The head of a company which provides cars and scooters to disabled people is to resign after the UK’s public spending watchdog issued a scathing report about its executives’ bonuses and an “unplanned” £1bn profit.
Mike Betts, chief executive of Motability Operations, will step down by May 2020 following the National Audit Office’s analysis, which said executive pay had been “generous and linked to performance targets set at levels that have been easily exceeded since 2008”. Five executive directors shared £15m in bonuses between 2008 and 2015.
The NAO noted that the company had not disclosed the full value of a separate incentive scheme for Mr Betts — worth £1.86m in September 2018 — and needed to provide “greater ongoing transparency” about performance bonuses.
The watchdog also criticised Motability Operations for generating £1bn of “unplanned” profit because of an “inaccuracy” in its forecasts after “customers were charged £390m more than was required in their lease agreements”. In March 2018, Motability Operations had £2.6bn in reserves.
Disabled people can exchange their mobility allowances, paid by the Department for Work & Pensions and the Ministry of Defence, for the lease on a car, scooter or powered wheelchair. Motability Operations is a public limited company which provides the vehicles on behalf of Motability, a charity.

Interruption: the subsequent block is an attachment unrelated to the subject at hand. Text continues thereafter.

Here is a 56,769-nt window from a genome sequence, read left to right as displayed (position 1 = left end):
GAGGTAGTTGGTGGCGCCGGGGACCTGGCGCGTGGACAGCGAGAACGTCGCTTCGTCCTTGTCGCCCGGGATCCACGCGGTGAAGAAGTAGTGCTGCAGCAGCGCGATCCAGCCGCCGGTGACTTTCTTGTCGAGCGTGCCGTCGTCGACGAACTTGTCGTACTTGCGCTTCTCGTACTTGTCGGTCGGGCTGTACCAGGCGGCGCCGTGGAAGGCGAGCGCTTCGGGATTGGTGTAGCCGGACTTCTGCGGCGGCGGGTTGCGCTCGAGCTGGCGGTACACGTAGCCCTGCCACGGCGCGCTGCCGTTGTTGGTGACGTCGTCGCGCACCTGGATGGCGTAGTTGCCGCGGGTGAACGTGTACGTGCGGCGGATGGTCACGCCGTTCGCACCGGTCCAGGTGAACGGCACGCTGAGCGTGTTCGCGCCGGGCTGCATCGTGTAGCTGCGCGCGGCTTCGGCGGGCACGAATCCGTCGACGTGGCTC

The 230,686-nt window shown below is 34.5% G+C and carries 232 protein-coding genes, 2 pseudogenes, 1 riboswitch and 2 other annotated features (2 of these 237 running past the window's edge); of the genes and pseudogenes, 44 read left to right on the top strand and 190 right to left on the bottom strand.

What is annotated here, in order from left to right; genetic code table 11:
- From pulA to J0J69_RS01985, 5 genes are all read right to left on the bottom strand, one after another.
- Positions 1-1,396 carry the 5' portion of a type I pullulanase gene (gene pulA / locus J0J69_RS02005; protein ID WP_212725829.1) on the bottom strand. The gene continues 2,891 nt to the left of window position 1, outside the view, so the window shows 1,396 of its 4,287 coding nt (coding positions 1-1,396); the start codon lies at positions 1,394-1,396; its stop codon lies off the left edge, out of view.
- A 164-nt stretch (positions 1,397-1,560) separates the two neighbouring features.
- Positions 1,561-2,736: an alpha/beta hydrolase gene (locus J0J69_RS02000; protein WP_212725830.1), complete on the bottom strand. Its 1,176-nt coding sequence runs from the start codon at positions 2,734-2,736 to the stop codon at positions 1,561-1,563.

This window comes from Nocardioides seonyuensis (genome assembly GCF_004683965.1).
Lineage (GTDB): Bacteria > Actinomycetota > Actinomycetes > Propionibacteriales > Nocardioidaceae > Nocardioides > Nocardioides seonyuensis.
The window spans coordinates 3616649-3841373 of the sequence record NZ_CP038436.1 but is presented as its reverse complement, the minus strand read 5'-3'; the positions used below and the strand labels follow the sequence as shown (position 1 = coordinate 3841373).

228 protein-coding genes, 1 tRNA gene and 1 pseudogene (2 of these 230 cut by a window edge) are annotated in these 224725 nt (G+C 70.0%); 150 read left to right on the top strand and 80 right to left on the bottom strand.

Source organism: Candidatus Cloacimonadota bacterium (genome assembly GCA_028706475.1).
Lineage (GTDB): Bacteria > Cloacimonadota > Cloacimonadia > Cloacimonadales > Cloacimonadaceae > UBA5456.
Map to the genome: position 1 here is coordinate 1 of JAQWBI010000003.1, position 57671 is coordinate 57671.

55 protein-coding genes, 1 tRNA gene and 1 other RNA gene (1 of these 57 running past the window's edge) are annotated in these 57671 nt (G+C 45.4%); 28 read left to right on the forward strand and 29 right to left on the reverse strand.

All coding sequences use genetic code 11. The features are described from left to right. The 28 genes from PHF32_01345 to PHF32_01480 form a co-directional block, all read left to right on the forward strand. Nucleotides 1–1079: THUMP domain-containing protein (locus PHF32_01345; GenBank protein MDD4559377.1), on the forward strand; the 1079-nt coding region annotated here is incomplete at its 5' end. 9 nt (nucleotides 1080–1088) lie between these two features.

Amyas Morse, the head of the NAO, said: “Motability Operations has taken an unnecessarily conservative view of risk, holds more in reserves than arguably it needs and has also made large unplanned profits. On top of which, there has been an internal view of executive performance as being ‘consistently extraordinary’, with the reward to match, despite pressures from the charity.”
Neil Johnson, who will retire next year as chairman of Motability Operations, said: “Our business model has allowed the company to return more than £500m in payments directly back to customers over the past 10 years. Moreover, efficient running of the scheme has ensured that prices are consistently 44 per cent cheaper than any alternative.”
Motability Operations has given almost £750m to the charity since 2010, including £400m in September 2018, and has told it to expect further donations of at least £100m a year. However, the NAO said the charity “does not have a long-term strategy” for the money and could fail to use it effectively.
The NAO also criticised the charity’s governance, saying that until September this year the average tenure of Motability’s governors had been 18 years and that the board lacked ethnic diversity and had only one female member.
Motability Operations was leasing 614,000 cars to customers in September 2017, out of a potential 1.72m eligible people, and the scheme benefited from up to £888m in tax concessions in 2017.